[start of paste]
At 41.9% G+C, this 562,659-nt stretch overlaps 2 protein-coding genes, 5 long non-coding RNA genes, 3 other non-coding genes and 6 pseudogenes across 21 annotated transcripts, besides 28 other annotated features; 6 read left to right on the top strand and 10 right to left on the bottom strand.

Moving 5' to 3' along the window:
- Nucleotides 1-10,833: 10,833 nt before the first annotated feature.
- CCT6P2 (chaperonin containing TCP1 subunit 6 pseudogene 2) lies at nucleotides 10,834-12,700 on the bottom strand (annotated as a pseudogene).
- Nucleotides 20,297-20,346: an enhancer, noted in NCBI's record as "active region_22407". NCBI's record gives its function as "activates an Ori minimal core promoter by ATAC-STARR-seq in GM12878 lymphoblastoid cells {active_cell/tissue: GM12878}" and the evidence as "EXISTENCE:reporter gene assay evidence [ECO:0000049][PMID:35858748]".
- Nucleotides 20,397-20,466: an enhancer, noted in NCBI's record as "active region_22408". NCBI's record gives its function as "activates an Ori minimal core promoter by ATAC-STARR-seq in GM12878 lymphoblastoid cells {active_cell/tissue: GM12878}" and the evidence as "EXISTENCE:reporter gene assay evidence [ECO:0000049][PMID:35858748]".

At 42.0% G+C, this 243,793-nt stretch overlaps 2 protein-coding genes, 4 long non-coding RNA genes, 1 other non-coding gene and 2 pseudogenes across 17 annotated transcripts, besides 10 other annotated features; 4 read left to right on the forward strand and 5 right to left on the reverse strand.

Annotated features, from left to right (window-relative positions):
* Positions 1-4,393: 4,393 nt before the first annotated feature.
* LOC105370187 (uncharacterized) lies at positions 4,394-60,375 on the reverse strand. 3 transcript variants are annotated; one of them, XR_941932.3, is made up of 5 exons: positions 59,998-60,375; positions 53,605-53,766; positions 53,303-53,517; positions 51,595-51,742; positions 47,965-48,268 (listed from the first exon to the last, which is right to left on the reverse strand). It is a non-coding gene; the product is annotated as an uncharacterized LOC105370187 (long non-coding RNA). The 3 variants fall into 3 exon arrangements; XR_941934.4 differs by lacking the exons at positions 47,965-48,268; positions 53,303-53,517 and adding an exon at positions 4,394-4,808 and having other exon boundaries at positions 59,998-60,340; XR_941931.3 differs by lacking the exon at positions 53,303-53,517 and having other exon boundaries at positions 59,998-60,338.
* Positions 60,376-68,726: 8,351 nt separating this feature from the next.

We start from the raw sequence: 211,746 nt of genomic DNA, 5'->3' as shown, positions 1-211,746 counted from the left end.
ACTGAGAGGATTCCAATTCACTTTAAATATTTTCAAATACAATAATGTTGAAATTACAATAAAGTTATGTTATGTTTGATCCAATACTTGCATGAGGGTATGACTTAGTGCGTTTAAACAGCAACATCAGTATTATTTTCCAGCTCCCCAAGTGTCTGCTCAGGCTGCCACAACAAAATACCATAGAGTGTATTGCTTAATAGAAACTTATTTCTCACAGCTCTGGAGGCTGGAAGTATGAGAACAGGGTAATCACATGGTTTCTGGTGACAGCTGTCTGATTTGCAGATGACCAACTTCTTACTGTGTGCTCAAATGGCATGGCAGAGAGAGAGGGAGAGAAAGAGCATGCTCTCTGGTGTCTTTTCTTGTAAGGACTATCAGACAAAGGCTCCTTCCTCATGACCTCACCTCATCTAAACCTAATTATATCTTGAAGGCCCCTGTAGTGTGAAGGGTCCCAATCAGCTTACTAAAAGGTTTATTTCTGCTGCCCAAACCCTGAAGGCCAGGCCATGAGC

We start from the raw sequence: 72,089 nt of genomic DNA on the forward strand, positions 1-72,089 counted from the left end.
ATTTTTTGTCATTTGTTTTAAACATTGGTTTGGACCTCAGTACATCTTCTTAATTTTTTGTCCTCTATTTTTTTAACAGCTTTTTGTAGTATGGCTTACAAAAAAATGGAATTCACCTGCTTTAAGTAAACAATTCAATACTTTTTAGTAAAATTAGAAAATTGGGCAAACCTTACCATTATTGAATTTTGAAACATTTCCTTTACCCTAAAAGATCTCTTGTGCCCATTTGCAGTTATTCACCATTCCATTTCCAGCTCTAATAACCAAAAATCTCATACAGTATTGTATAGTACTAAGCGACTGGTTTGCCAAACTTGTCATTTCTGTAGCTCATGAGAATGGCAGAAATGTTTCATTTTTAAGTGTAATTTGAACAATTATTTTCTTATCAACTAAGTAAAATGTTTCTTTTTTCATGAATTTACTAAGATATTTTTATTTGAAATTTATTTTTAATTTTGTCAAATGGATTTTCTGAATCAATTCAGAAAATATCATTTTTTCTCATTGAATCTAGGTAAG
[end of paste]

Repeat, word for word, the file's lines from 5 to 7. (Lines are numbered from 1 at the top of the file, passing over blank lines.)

- Nucleotides 20,297-20,346: an enhancer, noted in NCBI's record as "active region_22407". NCBI's record gives its function as "activates an Ori minimal core promoter by ATAC-STARR-seq in GM12878 lymphoblastoid cells {active_cell/tissue: GM12878}" and the evidence as "EXISTENCE:reporter gene assay evidence [ECO:0000049][PMID:35858748]".
- Nucleotides 20,397-20,466: an enhancer, noted in NCBI's record as "active region_22408". NCBI's record gives its function as "activates an Ori minimal core promoter by ATAC-STARR-seq in GM12878 lymphoblastoid cells {active_cell/tissue: GM12878}" and the evidence as "EXISTENCE:reporter gene assay evidence [ECO:0000049][PMID:35858748]".

At 42.0% G+C, this 243,793-nt stretch overlaps 2 protein-coding genes, 4 long non-coding RNA genes, 1 other non-coding gene and 2 pseudogenes across 17 annotated transcripts, besides 10 other annotated features; 4 read left to right on the forward strand and 5 right to left on the reverse strand.